KBB Editors' Overview
By KBB.com Editors
- Updated Date: 10/5/2007
You'll Like This Car If...
With the full-size
Sport Utility Vehicle beginning to fall from public favor, many manufacturers are pinning their hopes on a new class of
SUV, commonly referred to as the
crossover. The crossover combines the ride and handling of a car with the high seating position and spacious cargo hold of a large SUV, but without the larger vehicle's penalties for fuel economy and maneuverability. The latest crossover to enter the market is Mazda's CX-7, a sleek, five-passenger SUV with the heart of a sports car. Designed to evoke the same sporty image as Mazda's flagship performance
coupe, the RX-8, the CX-7 may be the sportiest crossover you can buy for under $25,000. Although the CX-7's turbocharged four-cylinder engine may be a radical departure for those accustomed to a big V8, we think consumers will quickly warm up to its powerful performance and reasonable fuel consumption.
You May Not Like This Car If...
If you're the type who prefers a sport coupe to a station
wagon, but the realities of family life negate owning an MX-5, the CX-7's roomy rear seat, optional all-wheel drive and seductive good looks present a workable compromise.
What's New for 2007
Those who require seating for seven or the ability to tow more than 2000 pounds won't be enthusiastic about the CX-7. Drivers accustomed to a permanently-engaged four-wheel-drive system may not warm to the CX-7's Active Torque Split all-wheel-drive system that engages only when the front tires slip.
Without a single midsize or full-size SUV in its lineup, the CX-7 is an important vehicle for Mazda. The success or failure of the CX-7 will indicate the public's willingness to abandon fuel-thirsty
trucks for more efficient (and fun to drive) forms of transportation, such as the upcoming seven-passenger
While Mazda's "zoom-zoom" driving experience may be easily blended into a small sports car, doing so with a five-passenger crossover SUV is quite another story. Fortunately, this one has a happy ending as the CX-7 excels in the areas of handling, braking, acceleration and overall ride comfort. The all-aluminum 2.3-liter turbocharged engine is powerful enough to move the CX-7 with ease, delivering 90 percent of its power in the 2000-2500 rpm range. More importantly, the engine's lightweight construction places less weight over the front wheels, helping improve steering response and maneuverability as well as creating a more evenly balanced chassis. From behind the wheel, the CX-7 feels more like the Mazda6 Sport Wagon than it does a crossover SUV, displaying level cornering, immediate turn-in response and excellent straight-line stability.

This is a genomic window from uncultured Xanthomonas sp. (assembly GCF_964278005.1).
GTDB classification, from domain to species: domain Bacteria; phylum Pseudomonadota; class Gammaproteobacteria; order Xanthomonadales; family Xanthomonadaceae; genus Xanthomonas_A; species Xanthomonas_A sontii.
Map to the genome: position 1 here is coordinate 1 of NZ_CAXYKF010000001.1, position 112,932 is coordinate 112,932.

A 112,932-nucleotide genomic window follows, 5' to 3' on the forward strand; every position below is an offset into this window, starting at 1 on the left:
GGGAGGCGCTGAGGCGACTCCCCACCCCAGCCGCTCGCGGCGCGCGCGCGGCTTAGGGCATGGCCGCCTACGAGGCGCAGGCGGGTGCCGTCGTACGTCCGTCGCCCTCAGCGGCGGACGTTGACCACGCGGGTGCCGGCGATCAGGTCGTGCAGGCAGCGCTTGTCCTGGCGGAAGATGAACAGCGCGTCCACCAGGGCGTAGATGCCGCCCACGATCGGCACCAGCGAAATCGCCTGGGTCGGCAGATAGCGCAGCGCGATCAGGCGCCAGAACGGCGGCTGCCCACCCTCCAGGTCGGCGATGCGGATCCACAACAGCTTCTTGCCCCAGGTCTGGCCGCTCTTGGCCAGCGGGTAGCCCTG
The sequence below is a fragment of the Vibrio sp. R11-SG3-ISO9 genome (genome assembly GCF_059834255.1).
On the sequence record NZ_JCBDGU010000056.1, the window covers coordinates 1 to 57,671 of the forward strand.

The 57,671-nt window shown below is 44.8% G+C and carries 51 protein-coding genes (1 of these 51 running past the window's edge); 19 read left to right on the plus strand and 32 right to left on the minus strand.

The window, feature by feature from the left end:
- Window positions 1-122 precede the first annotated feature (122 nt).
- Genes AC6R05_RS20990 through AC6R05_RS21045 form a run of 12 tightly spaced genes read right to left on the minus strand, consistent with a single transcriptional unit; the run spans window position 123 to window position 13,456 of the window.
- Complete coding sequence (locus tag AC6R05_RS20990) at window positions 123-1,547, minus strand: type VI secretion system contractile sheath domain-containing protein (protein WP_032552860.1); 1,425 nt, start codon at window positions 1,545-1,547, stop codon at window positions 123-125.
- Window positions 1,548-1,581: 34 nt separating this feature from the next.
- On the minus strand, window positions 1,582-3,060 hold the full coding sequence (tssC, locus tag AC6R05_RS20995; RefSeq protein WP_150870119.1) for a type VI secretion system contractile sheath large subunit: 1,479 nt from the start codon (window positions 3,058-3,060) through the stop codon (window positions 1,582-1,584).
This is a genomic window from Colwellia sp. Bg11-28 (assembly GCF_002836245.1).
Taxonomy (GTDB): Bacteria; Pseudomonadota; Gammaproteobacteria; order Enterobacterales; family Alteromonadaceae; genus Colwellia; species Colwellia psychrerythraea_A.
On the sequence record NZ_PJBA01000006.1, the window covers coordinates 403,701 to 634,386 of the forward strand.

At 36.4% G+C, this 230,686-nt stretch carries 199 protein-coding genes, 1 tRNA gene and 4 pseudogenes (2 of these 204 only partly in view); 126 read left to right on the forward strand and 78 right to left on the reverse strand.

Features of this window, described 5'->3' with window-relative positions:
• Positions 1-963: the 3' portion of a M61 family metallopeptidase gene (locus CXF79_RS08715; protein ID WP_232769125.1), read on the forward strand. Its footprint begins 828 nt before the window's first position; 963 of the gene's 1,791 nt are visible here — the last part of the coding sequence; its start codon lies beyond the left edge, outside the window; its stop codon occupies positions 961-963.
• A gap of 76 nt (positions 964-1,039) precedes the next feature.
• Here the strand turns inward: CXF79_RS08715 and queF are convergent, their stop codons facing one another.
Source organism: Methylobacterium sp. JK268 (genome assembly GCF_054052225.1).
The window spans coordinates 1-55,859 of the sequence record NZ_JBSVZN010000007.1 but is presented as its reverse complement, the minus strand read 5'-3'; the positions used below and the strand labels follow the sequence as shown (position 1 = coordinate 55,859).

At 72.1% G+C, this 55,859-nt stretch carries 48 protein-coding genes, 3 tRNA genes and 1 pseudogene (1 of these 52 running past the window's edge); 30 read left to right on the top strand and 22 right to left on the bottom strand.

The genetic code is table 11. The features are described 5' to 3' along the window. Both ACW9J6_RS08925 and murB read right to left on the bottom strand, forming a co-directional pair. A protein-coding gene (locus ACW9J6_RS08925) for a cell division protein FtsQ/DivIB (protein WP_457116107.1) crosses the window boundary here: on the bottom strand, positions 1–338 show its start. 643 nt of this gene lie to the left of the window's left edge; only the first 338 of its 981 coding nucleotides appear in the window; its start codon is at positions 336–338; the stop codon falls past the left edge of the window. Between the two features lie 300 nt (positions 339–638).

Folding Rear Seats
The CX-7's 60/40 split folding rear seats can be lowered via a spring-loaded release located at the rear of the cargo hold. The seatbacks are designed to fold flat without needing to remove the adjustable headrests.
Advanced Keyless Entry and Start System
With the card-shaped remote securely in one's pocket or purse, the CX-7's doors can be unlocked simply by approaching the vehicle.
Mazda is known for its high-quality interiors and the CX-7 is no exception. A tasteful blend of textured black plastic and chrome surrounds make up the instrument cluster and center console, while the optional beige leather seating creates a striking contrast. The broad dashboard features a hooded crease that parallels the base of the windshield, beneath which resides a glowing orange display for the audio and heating readouts. A sporty three-spoke steering wheel borrowed from the MX-5 roadster is an unexpected treat, and the comfortable front bucket seats offer excellent support for spirited driving. An easy-to-reach lever located in the cargo area activates the spring-loaded rear-seat backs, allowing them to be folded flat without having to make a long and awkward reach.